This Selected Issues paper investigates the economic importance of institutions in Ukraine, and attempts to quantify the potential benefits of market-friendly structural reforms. The paper reviews some of the key findings of the development-accounting literature, which has tried to explain the significant differences in income that persist across countries. It introduces the stochastic-frontier approach, outlining its key assumptions and strengths, and results obtained with the stochastic-frontier model. The implications of the results for the specific case of Ukraine are discussed. The paper also analyzes external risks and opportunities for Ukraine.
This paper reviews economic developments in Georgia during 1990–96. Following the implementation of tight financial policies and the liberalization of prices, trade, and the exchange system, growth resumed in 1995 and accelerated in 1996, against the background of a stable exchange rate and declining inflation. At the same time structural reform continued to advance, laying the ground for increased private sector activity and sustained growth in the medium term. Following the introduction of the lari in October 1995, a gradual remonetization of the economy took place, and gross international reserves were replenished.
Ms. Ratna Sahay, Mr. Jeromin Zettelmeyer, Mr. Eduardo Borensztein, and Mr. Andrew Berg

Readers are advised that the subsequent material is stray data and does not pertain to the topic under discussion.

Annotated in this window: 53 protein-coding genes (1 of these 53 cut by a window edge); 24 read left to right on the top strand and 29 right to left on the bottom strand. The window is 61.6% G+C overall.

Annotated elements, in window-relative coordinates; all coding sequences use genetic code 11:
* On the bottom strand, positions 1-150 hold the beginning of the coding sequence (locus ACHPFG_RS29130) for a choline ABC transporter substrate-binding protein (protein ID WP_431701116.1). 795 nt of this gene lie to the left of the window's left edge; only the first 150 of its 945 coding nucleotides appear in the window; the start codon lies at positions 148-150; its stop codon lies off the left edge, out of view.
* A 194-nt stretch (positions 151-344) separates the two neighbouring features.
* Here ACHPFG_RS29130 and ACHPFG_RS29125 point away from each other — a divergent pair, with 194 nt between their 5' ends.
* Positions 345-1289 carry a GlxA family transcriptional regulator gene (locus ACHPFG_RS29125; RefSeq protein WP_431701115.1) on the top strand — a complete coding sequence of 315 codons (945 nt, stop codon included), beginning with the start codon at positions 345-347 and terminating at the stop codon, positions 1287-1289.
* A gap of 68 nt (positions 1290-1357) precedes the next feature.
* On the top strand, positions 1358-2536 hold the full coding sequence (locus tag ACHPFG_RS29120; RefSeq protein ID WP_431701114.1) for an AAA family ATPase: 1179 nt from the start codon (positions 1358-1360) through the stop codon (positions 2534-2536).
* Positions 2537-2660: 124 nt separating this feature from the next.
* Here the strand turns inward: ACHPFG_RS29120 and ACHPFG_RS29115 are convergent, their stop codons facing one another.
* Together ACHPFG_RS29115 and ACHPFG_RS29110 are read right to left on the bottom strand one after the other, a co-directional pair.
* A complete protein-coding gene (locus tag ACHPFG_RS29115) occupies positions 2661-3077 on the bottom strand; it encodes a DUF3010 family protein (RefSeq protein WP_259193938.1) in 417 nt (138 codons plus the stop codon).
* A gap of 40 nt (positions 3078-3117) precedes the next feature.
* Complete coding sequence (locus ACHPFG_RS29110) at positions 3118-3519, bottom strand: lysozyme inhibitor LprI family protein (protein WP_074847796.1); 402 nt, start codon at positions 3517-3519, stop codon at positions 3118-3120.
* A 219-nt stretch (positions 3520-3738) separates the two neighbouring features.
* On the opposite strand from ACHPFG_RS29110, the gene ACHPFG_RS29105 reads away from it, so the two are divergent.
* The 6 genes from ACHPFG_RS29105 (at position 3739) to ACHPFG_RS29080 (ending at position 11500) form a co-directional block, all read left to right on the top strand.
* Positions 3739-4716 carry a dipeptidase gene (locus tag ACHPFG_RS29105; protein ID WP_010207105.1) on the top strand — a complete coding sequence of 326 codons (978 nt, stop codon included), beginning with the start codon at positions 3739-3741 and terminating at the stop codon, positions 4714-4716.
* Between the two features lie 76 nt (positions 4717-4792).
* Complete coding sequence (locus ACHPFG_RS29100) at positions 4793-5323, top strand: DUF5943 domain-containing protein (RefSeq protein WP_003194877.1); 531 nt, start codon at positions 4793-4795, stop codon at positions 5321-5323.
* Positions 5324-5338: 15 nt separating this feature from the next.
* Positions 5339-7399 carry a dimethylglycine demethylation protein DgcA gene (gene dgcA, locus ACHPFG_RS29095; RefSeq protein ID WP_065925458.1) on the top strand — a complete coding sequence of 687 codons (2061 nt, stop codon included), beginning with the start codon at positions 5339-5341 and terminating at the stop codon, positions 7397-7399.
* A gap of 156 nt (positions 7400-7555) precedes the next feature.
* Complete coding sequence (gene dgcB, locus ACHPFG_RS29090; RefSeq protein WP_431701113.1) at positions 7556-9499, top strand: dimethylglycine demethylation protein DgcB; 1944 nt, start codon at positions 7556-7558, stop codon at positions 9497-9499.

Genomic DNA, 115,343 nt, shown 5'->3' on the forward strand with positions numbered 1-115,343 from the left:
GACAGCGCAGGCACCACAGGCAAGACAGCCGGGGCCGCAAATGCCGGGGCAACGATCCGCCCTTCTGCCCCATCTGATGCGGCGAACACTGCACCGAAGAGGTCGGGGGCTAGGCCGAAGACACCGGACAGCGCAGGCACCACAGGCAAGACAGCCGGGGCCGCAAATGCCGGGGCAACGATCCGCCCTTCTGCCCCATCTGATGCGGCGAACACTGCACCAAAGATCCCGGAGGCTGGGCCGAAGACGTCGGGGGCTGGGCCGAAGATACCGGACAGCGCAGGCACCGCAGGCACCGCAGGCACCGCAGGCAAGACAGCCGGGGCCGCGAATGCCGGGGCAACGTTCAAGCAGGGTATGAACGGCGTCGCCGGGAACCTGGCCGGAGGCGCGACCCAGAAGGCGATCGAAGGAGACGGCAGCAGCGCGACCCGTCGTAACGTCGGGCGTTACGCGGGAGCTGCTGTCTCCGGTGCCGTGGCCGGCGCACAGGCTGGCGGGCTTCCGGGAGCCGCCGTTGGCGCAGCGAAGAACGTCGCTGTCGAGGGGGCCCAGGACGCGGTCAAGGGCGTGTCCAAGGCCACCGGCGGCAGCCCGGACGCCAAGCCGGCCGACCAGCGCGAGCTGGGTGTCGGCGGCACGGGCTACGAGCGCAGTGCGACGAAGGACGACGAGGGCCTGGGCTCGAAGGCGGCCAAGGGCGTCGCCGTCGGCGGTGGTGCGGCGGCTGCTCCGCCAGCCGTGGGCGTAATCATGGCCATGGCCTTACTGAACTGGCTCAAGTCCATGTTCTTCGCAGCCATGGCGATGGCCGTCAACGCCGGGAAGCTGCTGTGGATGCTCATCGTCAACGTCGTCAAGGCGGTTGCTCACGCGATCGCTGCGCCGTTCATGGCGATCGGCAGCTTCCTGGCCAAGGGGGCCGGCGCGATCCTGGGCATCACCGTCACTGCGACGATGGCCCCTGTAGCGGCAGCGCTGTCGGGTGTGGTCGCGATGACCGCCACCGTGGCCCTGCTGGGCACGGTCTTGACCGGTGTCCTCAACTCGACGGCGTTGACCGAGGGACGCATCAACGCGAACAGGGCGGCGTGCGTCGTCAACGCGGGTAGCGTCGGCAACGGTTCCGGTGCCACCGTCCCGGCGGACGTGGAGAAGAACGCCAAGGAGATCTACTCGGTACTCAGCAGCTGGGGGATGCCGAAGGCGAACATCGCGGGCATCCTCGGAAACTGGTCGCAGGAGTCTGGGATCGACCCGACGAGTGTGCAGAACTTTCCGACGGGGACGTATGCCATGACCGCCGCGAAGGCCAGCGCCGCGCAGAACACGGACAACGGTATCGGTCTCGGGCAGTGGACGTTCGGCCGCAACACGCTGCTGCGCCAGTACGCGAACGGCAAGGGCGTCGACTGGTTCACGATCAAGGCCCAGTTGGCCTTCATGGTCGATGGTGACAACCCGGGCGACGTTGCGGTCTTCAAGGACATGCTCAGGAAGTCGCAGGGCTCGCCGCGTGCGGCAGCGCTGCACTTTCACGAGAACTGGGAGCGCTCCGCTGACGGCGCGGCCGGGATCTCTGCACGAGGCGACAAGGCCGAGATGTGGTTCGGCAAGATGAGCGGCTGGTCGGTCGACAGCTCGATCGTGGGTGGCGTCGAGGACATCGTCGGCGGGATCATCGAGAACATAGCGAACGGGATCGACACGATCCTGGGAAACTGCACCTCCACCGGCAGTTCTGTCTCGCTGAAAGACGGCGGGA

What are the relative roles of macroeconomic variables, structural policies, and initial conditions in explaining the time path of output in transition and the large observed differences in output performance across transition economies? Using a sample of 26 countries, this paper follows a general-to-specific modeling approach that allows for differential effects of policies and initial conditions on the private and state sectors and for time-dependent effects of initial conditions. While showing some fragility to model specification, the results point to the preeminence of structural reforms over both initial conditions and macroeconomic variables in explaining cross-country differences in performance and the timing of the recovery.
This paper analyses the economic costs of current agricultural policies in Turkmenistan. It argues that the opportunity cost of continuing with these policies is very high for the budget, the average farmer, and the economy as a whole. The paper calls for the development of nontraditional agricultural crops, which are more profitable than wheat and cotton in the international commodity markets, and a comprehensive and sustained reform strategy for the agricultural sector.